A small interfering RNA, olpasiran was effective for significantly reducing the hepatic synthesis of lipoprotein(a) in patients with established atherosclerotic cardiovascular disease (CVD), a dose-finding study shows. With lipoprotein(a) a presumed risk factor for CVD, the results justify “longer and larger trials,” the authors conclude.
The randomized, double-blind, placebo-controlled trial included 281 patients with baseline lipoprotein(a) levels of 260.3 nmol/L and LDL cholesterol of 67.5 mg/dL. Olpasiran was administered subcutaneously in 1 of 4 doses (10, 75, or 225 mg every 12 weeks, or 225 mg every 24 weeks).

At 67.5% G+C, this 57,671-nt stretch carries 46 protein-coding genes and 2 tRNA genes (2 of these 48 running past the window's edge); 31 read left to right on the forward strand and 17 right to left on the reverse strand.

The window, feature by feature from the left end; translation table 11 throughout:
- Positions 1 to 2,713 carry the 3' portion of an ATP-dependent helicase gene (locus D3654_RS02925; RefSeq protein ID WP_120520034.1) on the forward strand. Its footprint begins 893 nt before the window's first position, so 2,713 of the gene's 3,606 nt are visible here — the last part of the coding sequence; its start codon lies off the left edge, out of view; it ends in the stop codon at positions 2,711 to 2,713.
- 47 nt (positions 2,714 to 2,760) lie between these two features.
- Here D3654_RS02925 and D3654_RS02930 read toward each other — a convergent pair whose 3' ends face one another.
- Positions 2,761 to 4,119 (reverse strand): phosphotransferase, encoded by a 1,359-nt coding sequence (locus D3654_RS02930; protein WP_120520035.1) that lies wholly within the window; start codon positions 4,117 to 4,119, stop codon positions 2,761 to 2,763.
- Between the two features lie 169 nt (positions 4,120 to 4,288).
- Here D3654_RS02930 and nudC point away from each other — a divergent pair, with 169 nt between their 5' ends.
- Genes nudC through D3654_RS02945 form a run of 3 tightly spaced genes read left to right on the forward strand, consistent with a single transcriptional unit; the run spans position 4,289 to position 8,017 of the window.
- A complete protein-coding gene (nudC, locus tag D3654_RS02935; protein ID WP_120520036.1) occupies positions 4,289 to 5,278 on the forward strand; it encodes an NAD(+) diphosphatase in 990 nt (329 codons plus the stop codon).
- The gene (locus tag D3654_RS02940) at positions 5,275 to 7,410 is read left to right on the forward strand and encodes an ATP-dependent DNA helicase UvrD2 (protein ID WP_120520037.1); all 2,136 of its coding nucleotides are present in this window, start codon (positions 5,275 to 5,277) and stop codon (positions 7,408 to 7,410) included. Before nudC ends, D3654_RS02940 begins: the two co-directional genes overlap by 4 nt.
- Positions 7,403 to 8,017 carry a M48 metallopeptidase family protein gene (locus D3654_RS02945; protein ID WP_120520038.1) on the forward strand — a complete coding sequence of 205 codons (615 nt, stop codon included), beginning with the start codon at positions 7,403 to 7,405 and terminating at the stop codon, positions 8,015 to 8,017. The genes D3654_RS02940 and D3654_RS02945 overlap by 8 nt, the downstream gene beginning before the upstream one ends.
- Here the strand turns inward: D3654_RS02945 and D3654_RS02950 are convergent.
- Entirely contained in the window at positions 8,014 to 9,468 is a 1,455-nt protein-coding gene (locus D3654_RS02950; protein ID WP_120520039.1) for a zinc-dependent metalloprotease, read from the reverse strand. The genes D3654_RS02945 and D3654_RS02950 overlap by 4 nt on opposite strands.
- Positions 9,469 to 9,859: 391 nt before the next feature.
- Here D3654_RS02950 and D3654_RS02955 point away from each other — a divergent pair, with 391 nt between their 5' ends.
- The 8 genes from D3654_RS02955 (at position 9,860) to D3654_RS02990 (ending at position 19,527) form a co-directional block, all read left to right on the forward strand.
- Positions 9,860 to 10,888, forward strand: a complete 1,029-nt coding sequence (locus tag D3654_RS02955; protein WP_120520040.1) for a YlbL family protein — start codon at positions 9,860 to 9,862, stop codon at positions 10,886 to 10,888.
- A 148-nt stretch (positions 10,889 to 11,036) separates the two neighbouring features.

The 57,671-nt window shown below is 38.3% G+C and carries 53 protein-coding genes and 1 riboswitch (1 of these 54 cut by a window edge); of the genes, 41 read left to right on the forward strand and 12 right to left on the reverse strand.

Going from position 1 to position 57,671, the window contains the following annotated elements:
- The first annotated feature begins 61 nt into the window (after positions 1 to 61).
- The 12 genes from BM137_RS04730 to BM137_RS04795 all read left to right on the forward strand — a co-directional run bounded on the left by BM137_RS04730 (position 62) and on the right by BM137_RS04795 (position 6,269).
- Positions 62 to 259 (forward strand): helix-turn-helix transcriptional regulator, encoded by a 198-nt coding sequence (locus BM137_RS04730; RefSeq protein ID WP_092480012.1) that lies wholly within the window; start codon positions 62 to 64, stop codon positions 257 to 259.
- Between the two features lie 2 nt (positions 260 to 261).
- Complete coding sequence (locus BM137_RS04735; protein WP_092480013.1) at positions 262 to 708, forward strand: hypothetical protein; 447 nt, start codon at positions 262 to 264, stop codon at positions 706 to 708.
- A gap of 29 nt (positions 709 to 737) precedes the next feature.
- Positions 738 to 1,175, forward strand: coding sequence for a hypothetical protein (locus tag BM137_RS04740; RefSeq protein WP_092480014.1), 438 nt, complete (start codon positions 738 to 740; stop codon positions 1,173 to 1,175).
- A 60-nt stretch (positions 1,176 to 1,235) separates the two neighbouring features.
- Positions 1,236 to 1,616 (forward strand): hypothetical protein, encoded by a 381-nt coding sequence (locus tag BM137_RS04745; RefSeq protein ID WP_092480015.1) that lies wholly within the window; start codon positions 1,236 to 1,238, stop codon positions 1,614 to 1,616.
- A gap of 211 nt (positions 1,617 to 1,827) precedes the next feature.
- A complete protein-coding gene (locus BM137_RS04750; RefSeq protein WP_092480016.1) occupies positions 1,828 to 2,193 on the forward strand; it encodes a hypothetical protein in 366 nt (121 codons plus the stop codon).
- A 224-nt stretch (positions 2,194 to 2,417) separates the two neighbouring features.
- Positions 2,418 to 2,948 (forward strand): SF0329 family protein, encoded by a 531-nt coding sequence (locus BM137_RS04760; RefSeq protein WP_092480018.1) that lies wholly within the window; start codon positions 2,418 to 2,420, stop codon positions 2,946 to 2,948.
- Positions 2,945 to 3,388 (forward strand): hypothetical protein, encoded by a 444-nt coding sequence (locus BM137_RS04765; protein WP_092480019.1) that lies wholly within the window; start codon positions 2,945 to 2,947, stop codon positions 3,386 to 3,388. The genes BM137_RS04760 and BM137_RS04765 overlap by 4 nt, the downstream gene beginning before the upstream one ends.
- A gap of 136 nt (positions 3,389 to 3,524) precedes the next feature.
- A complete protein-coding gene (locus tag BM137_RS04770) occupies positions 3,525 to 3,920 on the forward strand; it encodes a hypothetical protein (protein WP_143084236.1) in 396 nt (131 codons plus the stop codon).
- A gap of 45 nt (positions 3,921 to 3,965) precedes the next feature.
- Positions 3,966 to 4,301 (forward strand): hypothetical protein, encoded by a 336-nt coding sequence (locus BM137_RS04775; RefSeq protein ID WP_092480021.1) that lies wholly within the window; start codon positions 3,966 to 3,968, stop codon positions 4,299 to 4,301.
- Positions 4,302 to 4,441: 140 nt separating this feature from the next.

“At baseline, 88% of the patients were taking statin therapy, 52% were taking ezetimibe, and 23% were taking a proprotein convertase subtilisin–kexin type 9 (PCSK9) inhibitor,” the investigators report. “At 36 weeks, the lipoprotein(a) concentration had increased by a mean of 3.6% in the placebo group, whereas olpasiran therapy had significantly and substantially reduced the lipoprotein(a) concentration in a dose-dependent manner, resulting in placebo-adjusted mean percent changes of −70.5% with the 10-mg dose, −97.4% with the 75-mg dose, −101.1% with the 225-mg dose administered every 12 weeks, and −100.5% with the 225-mg dose administered every 24 weeks (P <0.001 for all comparisons with baseline). The overall incidence of adverse events was similar across the trial groups. The most common olpasiran-related adverse events were injection-site reactions, primarily pain.”